Biology and Fertility of Soils

, Volume 48, Issue 8, pp 889–897 | Cite as

Fungal and bacterial growth following the application of slurry and anaerobic digestate of livestock manure to temperate pasture soils

  • John J. Walsh
  • Johannes Rousk
  • Gareth Edwards-Jones
  • Davey L. Jones
  • A. Prysor Williams
Original Paper


How land-application of digestate sourced from anaerobic digestion (AD) of animal waste influences the functioning of a mixed pasture agroecosystem is not well characterised, particularly with regard to the response of the actively growing microbial community. We studied the impact of the liquid AD digestate on the decomposer community in two different soils, seeded with two different common grassland crops; a mixture of either grass or grass/clover in a greenhouse experiment. We studied bacterial (leucine incorporation into bacteria) and fungal (acetate incorporation into ergosterol) growth responses to AD cattle slurry digestate, undigested cattle slurry, mineral fertiliser (NPK and N) added at a rate equivalent to 150 kg N ha−1, and a no-fertiliser control treatment. Differences in fungal and bacterial growth were evident between the soil and sward types. However, the fertilisers consistently stimulated a higher bacterial growth than the no-fertiliser control, and liquid digestate resulted in a level of bacterial growth higher or equal to that of mineral fertiliser, whilst undigested slurry resulted in lower bacterial growth. These fertiliser effects on bacterial growth mirrored the effects on plant growth. In contrast, the fungal community responded only marginally to fertiliser treatments. We conclude that the application of digestate stimulates the bacterial decomposer community in a similar way to that of mineral fertilisers. Our results suggest that mineral fertiliser can be exchanged for liquid digestate with limited impact on the actively growing soil microbial community that, in turn, regulate important soil processes including nutrient cycling in agricultural soils.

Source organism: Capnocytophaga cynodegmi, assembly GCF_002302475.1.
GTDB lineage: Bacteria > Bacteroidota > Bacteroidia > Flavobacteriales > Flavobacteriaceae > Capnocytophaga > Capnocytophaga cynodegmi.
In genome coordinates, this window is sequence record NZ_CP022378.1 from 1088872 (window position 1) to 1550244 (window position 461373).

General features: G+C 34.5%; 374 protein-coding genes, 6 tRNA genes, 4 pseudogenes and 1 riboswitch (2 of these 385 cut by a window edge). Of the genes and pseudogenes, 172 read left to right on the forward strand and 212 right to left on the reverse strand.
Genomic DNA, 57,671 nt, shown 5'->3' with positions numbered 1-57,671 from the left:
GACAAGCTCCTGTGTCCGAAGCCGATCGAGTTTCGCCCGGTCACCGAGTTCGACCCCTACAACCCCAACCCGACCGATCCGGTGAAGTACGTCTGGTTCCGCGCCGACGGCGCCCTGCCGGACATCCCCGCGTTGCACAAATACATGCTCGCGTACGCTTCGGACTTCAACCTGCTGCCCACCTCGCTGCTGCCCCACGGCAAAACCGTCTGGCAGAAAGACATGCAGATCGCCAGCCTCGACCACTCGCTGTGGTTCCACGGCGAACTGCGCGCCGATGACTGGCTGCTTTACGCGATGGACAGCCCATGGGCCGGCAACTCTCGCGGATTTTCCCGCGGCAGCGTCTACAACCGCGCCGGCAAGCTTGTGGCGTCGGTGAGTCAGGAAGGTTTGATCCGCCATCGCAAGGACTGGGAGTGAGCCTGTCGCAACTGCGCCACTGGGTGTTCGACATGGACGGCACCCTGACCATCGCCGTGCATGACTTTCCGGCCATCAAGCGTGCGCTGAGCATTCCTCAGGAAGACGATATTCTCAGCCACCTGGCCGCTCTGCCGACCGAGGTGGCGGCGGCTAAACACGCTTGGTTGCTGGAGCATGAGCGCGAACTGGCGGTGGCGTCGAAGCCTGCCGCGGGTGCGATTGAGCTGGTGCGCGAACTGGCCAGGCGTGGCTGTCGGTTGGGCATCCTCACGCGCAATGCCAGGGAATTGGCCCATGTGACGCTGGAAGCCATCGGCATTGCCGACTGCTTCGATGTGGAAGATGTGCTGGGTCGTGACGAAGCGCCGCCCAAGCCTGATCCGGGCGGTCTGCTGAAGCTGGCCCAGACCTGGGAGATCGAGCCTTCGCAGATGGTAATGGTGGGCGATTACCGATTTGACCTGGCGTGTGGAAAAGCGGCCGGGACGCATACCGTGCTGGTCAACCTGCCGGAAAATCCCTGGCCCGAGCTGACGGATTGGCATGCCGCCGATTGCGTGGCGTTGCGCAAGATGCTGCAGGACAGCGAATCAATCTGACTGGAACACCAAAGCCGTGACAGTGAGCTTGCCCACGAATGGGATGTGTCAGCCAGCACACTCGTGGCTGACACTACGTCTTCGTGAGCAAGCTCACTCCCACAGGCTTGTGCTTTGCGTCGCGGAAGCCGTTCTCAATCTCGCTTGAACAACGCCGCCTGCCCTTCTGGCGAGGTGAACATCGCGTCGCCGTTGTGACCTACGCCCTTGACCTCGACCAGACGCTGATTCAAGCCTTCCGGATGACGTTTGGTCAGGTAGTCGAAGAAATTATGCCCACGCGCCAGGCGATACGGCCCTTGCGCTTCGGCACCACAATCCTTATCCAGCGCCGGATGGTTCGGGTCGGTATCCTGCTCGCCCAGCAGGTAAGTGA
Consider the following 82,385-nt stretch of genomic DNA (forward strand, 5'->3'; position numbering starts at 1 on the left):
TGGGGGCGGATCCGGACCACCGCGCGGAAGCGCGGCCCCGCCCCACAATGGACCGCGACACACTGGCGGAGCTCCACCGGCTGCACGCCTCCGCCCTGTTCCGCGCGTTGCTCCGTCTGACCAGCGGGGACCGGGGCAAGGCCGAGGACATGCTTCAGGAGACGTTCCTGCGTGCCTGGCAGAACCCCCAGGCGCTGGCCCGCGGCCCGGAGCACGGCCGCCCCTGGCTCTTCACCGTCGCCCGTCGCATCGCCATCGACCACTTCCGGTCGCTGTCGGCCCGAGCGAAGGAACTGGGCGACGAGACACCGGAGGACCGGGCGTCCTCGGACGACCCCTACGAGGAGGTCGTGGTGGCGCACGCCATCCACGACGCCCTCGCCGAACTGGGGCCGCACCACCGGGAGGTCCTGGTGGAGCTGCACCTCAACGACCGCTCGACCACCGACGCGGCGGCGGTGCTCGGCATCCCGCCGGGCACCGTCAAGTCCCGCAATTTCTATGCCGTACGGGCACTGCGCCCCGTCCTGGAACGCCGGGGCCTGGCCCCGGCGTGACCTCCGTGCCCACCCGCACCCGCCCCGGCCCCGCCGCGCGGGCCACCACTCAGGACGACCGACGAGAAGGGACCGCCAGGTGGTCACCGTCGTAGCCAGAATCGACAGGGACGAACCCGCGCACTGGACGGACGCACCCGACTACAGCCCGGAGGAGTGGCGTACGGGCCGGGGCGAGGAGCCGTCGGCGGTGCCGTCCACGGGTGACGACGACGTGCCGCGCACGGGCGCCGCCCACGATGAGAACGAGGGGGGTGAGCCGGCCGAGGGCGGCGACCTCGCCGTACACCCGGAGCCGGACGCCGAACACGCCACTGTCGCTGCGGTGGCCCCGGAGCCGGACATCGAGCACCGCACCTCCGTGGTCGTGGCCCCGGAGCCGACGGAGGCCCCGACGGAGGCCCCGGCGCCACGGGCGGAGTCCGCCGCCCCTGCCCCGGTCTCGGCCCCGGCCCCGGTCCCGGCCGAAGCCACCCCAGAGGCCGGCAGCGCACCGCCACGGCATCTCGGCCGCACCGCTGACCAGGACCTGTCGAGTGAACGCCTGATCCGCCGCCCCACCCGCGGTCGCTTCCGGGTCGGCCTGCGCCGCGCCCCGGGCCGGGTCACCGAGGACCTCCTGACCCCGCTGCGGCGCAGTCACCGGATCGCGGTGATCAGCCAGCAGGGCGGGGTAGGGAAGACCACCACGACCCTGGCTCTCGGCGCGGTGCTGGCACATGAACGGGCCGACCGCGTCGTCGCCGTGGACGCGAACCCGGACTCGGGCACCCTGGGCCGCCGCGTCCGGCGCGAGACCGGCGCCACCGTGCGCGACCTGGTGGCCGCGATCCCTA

Animal waste Biogas Grassland Decomposer ecology Green fertiliser Legume Microbial ecology Plant nutrition Soil fertility 



JR was supported by Swedish Research Council (Vetenskapsrådet) grants (project numbers 623-2009-7343, 621-2011-5719). JW was funded by the European Union’s Knowledge Economy Skills Scholarship programme, and Free-Energy (Wrexham, NE Wales, UK) and Calon Wen (Carmarthenshire, SW Wales, UK).


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Copyright information

© Springer-Verlag 2012

Authors and Affiliations

  • John J. Walsh
    • 1
  • Johannes Rousk
    • 1
    • 2
  • Gareth Edwards-Jones
    • 1
  • Davey L. Jones
    • 1
  • A. Prysor Williams
    • 1
  1. 1.School of Environment, Natural Resources and Geography, College of Natural SciencesBangor UniversityGwyneddUK
  2. 2.Section of Microbial Ecology, Department of BiologyLund UniversityLundSweden

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